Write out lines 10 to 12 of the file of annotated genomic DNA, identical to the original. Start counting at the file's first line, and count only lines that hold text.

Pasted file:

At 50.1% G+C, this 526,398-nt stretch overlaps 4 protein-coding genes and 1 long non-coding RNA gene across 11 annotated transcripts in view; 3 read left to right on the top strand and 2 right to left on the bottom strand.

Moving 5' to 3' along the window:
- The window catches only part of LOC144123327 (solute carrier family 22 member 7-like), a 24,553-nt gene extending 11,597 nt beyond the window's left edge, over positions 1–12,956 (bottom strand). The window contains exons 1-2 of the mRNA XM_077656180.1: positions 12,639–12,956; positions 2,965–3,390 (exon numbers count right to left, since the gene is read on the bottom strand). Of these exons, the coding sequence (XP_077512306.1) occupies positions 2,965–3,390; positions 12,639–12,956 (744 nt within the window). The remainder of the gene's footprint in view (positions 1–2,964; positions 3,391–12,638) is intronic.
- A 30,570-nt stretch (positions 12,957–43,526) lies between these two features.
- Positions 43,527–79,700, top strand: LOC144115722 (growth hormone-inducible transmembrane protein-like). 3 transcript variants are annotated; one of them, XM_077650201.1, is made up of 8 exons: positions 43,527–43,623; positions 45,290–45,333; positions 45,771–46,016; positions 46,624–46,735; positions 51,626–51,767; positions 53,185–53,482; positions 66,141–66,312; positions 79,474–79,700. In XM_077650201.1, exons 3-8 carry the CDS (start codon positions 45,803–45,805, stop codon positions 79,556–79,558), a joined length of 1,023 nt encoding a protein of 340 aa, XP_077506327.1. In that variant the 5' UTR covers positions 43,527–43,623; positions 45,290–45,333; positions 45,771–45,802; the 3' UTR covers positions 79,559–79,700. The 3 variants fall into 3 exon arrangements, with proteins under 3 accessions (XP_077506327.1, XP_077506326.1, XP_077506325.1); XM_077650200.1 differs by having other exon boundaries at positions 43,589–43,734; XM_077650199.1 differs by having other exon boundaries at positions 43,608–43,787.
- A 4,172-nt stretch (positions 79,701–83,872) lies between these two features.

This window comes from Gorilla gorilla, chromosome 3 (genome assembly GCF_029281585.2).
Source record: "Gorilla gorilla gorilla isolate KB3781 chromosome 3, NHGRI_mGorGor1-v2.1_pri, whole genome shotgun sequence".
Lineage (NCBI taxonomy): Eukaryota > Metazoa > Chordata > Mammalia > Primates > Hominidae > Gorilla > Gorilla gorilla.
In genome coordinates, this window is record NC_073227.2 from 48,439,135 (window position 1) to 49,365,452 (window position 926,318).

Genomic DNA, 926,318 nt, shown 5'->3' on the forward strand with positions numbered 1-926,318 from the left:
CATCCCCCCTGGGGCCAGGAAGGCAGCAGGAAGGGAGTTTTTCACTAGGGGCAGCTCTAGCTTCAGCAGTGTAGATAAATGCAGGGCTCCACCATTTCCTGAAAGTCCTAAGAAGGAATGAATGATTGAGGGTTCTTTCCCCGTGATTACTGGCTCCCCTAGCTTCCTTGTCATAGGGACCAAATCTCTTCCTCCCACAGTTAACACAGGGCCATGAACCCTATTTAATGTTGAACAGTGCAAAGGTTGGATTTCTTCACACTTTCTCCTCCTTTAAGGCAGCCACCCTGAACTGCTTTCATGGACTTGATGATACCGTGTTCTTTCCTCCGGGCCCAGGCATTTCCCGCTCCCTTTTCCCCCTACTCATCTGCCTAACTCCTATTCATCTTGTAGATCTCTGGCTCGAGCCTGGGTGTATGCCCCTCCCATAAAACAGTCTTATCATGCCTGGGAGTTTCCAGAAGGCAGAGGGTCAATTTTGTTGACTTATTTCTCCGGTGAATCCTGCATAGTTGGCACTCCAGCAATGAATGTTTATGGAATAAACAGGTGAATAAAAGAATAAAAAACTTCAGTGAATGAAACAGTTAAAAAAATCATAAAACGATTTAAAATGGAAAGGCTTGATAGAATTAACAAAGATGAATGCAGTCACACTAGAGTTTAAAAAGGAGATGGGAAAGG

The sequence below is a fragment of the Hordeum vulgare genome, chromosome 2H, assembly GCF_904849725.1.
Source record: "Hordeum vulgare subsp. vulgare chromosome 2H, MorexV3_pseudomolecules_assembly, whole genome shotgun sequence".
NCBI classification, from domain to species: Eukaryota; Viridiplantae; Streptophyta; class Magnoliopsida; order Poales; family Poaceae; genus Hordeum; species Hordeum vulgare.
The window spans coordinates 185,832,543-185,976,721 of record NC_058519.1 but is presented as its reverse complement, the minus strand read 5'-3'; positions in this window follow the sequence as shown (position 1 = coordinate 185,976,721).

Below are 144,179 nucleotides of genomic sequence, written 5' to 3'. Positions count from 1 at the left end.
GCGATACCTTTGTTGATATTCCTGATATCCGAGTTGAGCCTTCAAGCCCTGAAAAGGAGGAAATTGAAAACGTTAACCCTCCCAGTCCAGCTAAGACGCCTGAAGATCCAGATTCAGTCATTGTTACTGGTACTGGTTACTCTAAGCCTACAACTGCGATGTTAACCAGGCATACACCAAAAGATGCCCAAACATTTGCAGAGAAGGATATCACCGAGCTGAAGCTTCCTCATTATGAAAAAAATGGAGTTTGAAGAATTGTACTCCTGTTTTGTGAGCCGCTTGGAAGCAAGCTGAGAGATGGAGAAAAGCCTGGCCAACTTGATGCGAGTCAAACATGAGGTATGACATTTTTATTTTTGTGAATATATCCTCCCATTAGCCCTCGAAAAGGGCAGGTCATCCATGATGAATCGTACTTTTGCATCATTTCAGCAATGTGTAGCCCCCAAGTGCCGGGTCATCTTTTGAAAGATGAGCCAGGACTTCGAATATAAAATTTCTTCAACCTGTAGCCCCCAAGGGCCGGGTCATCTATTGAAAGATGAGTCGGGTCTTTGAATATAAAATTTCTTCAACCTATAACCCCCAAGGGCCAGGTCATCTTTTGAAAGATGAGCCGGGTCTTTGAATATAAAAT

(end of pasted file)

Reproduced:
In genome coordinates, this window is record NC_073227.2 from 48,439,135 (window position 1) to 49,365,452 (window position 926,318).

Genomic DNA, 926,318 nt, shown 5'->3' on the forward strand with positions numbered 1-926,318 from the left:
CATCCCCCCTGGGGCCAGGAAGGCAGCAGGAAGGGAGTTTTTCACTAGGGGCAGCTCTAGCTTCAGCAGTGTAGATAAATGCAGGGCTCCACCATTTCCTGAAAGTCCTAAGAAGGAATGAATGATTGAGGGTTCTTTCCCCGTGATTACTGGCTCCCCTAGCTTCCTTGTCATAGGGACCAAATCTCTTCCTCCCACAGTTAACACAGGGCCATGAACCCTATTTAATGTTGAACAGTGCAAAGGTTGGATTTCTTCACACTTTCTCCTCCTTTAAGGCAGCCACCCTGAACTGCTTTCATGGACTTGATGATACCGTGTTCTTTCCTCCGGGCCCAGGCATTTCCCGCTCCCTTTTCCCCCTACTCATCTGCCTAACTCCTATTCATCTTGTAGATCTCTGGCTCGAGCCTGGGTGTATGCCCCTCCCATAAAACAGTCTTATCATGCCTGGGAGTTTCCAGAAGGCAGAGGGTCAATTTTGTTGACTTATTTCTCCGGTGAATCCTGCATAGTTGGCACTCCAGCAATGAATGTTTATGGAATAAACAGGTGAATAAAAGAATAAAAAACTTCAGTGAATGAAACAGTTAAAAAAATCATAAAACGATTTAAAATGGAAAGGCTTGATAGAATTAACAAAGATGAATGCAGTCACACTAGAGTTTAAAAAGGAGATGGGAAAGG